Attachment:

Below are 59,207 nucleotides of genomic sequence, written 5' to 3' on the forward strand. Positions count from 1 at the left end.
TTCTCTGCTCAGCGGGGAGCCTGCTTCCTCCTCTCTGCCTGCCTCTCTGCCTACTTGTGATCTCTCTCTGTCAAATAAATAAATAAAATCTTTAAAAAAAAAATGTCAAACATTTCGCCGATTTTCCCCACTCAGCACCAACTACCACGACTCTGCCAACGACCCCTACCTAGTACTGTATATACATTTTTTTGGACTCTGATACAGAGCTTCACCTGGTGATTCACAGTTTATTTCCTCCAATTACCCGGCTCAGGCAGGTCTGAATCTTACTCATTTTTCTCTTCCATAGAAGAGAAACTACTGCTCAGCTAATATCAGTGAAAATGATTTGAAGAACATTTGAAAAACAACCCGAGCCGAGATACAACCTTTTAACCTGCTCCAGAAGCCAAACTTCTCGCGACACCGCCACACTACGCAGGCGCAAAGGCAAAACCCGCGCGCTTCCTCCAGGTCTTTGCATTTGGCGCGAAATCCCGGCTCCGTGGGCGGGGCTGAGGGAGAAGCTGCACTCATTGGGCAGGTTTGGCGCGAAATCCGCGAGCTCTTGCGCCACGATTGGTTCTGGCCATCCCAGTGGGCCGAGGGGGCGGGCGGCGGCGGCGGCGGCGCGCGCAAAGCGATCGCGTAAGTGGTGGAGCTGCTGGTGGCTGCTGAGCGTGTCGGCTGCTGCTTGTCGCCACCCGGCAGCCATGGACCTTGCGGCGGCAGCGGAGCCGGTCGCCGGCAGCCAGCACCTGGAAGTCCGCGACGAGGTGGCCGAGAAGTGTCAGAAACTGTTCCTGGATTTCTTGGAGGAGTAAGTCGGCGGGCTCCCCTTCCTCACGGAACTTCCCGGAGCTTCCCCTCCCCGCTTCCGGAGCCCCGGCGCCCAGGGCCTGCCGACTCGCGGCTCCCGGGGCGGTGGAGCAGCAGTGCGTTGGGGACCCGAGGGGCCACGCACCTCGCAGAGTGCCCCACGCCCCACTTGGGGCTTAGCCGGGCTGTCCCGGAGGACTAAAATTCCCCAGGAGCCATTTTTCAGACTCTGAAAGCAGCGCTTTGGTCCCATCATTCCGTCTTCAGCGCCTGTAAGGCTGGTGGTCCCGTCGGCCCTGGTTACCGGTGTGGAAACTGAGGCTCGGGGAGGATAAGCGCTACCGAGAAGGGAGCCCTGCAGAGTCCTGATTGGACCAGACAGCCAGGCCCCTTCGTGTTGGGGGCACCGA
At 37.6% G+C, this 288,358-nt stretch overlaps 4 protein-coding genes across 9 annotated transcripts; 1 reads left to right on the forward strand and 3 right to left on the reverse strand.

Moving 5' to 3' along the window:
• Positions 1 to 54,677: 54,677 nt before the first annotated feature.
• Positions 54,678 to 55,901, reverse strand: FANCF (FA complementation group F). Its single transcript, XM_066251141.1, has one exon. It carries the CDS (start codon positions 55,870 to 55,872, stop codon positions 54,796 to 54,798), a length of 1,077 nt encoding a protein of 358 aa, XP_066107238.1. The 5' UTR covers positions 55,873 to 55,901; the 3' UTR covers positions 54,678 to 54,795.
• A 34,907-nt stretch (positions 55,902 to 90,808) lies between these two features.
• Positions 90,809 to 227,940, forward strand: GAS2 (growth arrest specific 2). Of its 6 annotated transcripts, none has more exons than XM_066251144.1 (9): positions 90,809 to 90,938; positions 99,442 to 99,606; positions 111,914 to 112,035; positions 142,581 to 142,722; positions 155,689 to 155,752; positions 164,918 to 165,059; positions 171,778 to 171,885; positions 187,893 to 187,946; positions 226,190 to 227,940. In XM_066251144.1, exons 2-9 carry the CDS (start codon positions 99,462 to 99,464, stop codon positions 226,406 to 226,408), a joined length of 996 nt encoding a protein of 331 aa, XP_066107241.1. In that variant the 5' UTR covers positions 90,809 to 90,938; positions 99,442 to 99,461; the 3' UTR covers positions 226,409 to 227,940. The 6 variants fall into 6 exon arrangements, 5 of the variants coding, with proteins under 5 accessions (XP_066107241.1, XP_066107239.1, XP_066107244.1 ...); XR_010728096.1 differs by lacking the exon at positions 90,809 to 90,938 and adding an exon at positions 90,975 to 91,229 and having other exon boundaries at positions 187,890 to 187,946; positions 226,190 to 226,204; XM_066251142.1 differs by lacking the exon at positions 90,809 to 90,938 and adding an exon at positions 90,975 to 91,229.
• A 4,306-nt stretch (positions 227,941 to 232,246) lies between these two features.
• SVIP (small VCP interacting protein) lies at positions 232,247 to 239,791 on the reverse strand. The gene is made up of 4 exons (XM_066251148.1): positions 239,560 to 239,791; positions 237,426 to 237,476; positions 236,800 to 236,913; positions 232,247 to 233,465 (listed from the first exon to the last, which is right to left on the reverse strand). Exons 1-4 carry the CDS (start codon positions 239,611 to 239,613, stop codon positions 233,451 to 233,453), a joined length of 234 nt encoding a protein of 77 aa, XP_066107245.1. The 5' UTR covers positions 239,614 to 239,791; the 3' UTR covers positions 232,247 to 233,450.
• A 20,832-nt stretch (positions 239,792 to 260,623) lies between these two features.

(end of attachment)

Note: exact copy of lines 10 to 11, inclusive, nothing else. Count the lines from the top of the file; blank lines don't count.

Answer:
• SVIP (small VCP interacting protein) lies at positions 232,247 to 239,791 on the reverse strand. The gene is made up of 4 exons (XM_066251148.1): positions 239,560 to 239,791; positions 237,426 to 237,476; positions 236,800 to 236,913; positions 232,247 to 233,465 (listed from the first exon to the last, which is right to left on the reverse strand). Exons 1-4 carry the CDS (start codon positions 239,611 to 239,613, stop codon positions 233,451 to 233,453), a joined length of 234 nt encoding a protein of 77 aa, XP_066107245.1. The 5' UTR covers positions 239,614 to 239,791; the 3' UTR covers positions 232,247 to 233,450.
• A 20,832-nt stretch (positions 239,792 to 260,623) lies between these two features.